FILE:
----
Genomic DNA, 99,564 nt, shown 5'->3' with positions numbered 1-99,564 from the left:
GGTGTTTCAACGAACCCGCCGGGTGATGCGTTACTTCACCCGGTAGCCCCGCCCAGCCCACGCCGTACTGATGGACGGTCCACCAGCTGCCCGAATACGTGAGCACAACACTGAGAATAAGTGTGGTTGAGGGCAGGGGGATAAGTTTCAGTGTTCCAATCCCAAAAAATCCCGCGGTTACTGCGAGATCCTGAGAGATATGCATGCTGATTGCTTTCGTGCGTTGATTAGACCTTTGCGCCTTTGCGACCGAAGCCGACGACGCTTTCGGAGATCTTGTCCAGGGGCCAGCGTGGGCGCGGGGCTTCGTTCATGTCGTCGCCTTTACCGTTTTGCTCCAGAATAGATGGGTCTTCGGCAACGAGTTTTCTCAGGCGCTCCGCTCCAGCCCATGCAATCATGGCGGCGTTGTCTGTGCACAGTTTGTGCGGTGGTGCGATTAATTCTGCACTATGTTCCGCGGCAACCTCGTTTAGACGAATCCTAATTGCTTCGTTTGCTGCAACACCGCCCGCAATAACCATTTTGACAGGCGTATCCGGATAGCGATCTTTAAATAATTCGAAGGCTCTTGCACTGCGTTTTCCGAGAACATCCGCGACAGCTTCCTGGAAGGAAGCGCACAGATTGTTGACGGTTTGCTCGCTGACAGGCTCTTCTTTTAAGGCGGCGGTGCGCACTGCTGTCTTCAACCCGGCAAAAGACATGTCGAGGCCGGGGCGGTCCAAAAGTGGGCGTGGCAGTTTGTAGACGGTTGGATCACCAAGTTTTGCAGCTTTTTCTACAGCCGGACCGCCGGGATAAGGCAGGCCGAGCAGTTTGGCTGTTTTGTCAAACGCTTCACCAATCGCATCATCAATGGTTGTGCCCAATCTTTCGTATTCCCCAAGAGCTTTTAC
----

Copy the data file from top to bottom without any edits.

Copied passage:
Genomic DNA, 99,564 nt, shown 5'->3' with positions numbered 1-99,564 from the left:
GGTGTTTCAACGAACCCGCCGGGTGATGCGTTACTTCACCCGGTAGCCCCGCCCAGCCCACGCCGTACTGATGGACGGTCCACCAGCTGCCCGAATACGTGAGCACAACACTGAGAATAAGTGTGGTTGAGGGCAGGGGGATAAGTTTCAGTGTTCCAATCCCAAAAAATCCCGCGGTTACTGCGAGATCCTGAGAGATATGCATGCTGATTGCTTTCGTGCGTTGATTAGACCTTTGCGCCTTTGCGACCGAAGCCGACGACGCTTTCGGAGATCTTGTCCAGGGGCCAGCGTGGGCGCGGGGCTTCGTTCATGTCGTCGCCTTTACCGTTTTGCTCCAGAATAGATGGGTCTTCGGCAACGAGTTTTCTCAGGCGCTCCGCTCCAGCCCATGCAATCATGGCGGCGTTGTCTGTGCACAGTTTGTGCGGTGGTGCGATTAATTCTGCACTATGTTCCGCGGCAACCTCGTTTAGACGAATCCTAATTGCTTCGTTTGCTGCAACACCGCCCGCAATAACCATTTTGACAGGCGTATCCGGATAGCGATCTTTAAATAATTCGAAGGCTCTTGCACTGCGTTTTCCGAGAACATCCGCGACAGCTTCCTGGAAGGAAGCGCACAGATTGTTGACGGTTTGCTCGCTGACAGGCTCTTCTTTTAAGGCGGCGGTGCGCACTGCTGTCTTCAACCCGGCAAAAGACATGTCGAGGCCGGGGCGGTCCAAAAGTGGGCGTGGCAGTTTGTAGACGGTTGGATCACCAAGTTTTGCAGCTTTTTCTACAGCCGGACCGCCGGGATAAGGCAGGCCGAGCAGTTTGGCTGTTTTGTCAAACGCTTCACCAATCGCATCATCAATGGTTGTGCCCAATCTTTCGTATTCCCCAAGAGCTTTTAC